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Is It Possible to Improve Scabies Diagnosis Performance?

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Case Presentation

We present the same case of scabies ( Figure 1A ) photographed with a new polarized light dermoscope ( Figure 1B ) and with an older immersion contact dermoscope ( Figure 1C ).

Figure 1 .

(A) Scabies: clinical aspects. (B) Polarized light dermoscopy. (C) Immersion contact dermoscopy.

Teaching Point

Dermoscopy allows a high sensitivity and specificity for scabies diagnosis [ 1 ] . Although modern dermoscopes with polarized light can better analyze pigmented lesions without necessitating a liquid interface or direct skin contact with the instrument, they do not perform as well when interpreting superficial epidermal lesions of scabies. Note that, with new polarized light dermoscopes, the “jet trail” (the burrow) is easily visible, but a clear differentiation of artefacts induced by scratching or small dirt particles is not easy to obtain [ 2 ] . Paradoxically, scabies was more easily detected in the past with older dermoscopes because immersion contact dermoscopy reduces the reflection capacity of keratinocytes of the burrow so that the “jetliner,” feces, and eggs that are usually covered by the shiny keratinocytes of the jet trail, are better detected. In conclusion, we suggest using older dermoscopes or the immersion technique for mite search.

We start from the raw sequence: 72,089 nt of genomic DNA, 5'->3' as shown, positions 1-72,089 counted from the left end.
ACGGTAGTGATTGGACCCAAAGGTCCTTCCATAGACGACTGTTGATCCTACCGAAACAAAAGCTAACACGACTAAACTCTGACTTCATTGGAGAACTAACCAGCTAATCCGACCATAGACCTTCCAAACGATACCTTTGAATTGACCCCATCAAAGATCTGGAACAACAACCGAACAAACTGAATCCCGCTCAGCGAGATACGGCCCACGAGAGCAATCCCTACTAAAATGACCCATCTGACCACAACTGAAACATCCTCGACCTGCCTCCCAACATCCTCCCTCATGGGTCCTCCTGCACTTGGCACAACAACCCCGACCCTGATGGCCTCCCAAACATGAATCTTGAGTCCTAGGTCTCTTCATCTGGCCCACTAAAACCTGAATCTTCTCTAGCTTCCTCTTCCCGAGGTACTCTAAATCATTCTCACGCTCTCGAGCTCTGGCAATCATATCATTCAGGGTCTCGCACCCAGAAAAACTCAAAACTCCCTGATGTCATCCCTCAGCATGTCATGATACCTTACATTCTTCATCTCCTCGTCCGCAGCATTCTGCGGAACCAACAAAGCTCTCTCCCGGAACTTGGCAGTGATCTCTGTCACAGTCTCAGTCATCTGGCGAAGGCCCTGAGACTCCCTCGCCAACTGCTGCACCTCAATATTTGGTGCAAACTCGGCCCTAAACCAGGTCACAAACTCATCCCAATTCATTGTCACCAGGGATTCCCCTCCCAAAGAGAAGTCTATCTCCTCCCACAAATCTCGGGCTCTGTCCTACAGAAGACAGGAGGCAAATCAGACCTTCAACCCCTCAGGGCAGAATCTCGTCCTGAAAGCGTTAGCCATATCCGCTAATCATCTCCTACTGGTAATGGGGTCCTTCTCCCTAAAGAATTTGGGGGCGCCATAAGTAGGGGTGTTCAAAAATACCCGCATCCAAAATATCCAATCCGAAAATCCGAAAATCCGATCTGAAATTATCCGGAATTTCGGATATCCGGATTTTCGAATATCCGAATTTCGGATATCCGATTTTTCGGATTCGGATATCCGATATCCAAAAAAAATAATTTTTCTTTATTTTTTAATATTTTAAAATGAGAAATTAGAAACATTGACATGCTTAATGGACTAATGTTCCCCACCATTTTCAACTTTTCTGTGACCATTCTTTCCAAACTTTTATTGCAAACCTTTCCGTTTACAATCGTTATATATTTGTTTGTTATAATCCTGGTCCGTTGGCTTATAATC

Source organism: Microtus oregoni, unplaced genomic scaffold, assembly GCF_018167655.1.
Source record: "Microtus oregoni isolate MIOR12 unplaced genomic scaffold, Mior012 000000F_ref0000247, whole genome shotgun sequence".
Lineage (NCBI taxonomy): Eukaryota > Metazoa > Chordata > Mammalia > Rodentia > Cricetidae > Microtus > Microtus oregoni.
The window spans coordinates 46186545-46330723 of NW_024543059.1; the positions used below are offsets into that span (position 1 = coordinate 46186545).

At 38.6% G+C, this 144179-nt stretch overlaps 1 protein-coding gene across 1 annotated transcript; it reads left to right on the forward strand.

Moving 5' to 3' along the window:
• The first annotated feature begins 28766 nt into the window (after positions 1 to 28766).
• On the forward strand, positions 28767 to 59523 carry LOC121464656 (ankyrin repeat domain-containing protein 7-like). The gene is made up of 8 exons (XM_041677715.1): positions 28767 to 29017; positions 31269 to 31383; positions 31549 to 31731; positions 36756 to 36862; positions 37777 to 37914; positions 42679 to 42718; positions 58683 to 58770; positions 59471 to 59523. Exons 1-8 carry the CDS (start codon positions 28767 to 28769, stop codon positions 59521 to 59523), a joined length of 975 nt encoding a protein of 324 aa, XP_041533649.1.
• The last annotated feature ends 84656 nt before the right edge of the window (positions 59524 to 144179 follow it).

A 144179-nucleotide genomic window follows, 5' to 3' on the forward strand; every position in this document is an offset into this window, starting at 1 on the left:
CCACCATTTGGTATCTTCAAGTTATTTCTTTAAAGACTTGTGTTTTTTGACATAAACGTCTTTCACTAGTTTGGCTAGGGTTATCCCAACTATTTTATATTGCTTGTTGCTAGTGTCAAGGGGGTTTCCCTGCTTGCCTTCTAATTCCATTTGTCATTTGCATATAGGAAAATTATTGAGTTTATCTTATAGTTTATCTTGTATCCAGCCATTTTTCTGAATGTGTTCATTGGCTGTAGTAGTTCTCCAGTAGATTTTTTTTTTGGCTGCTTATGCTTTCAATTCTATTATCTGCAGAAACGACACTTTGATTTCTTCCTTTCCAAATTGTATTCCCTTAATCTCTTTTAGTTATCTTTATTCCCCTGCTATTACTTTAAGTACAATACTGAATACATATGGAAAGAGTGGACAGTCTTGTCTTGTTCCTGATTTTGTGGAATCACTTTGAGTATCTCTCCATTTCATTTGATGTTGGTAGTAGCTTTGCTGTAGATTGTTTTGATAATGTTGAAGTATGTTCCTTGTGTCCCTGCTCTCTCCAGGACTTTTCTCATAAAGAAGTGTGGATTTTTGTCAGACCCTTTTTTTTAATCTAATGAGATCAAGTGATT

References

  1. Instruments and new technologies for the in vivo diagnosis of melanoma Marghoob AA, Swindle LD, Moricz CZ, et al. J Am Acad Dermatol.2003;49(5):777-799. CrossRef PubMed
  2. Scabies: advances in noninvasive diagnosis Micali G, Lacarrubba F, Verzì AE, Chosidow O, Schwartz RA. PLoS Negl Trop Dis.2016;10(6):e0004691. CrossRef PubMed

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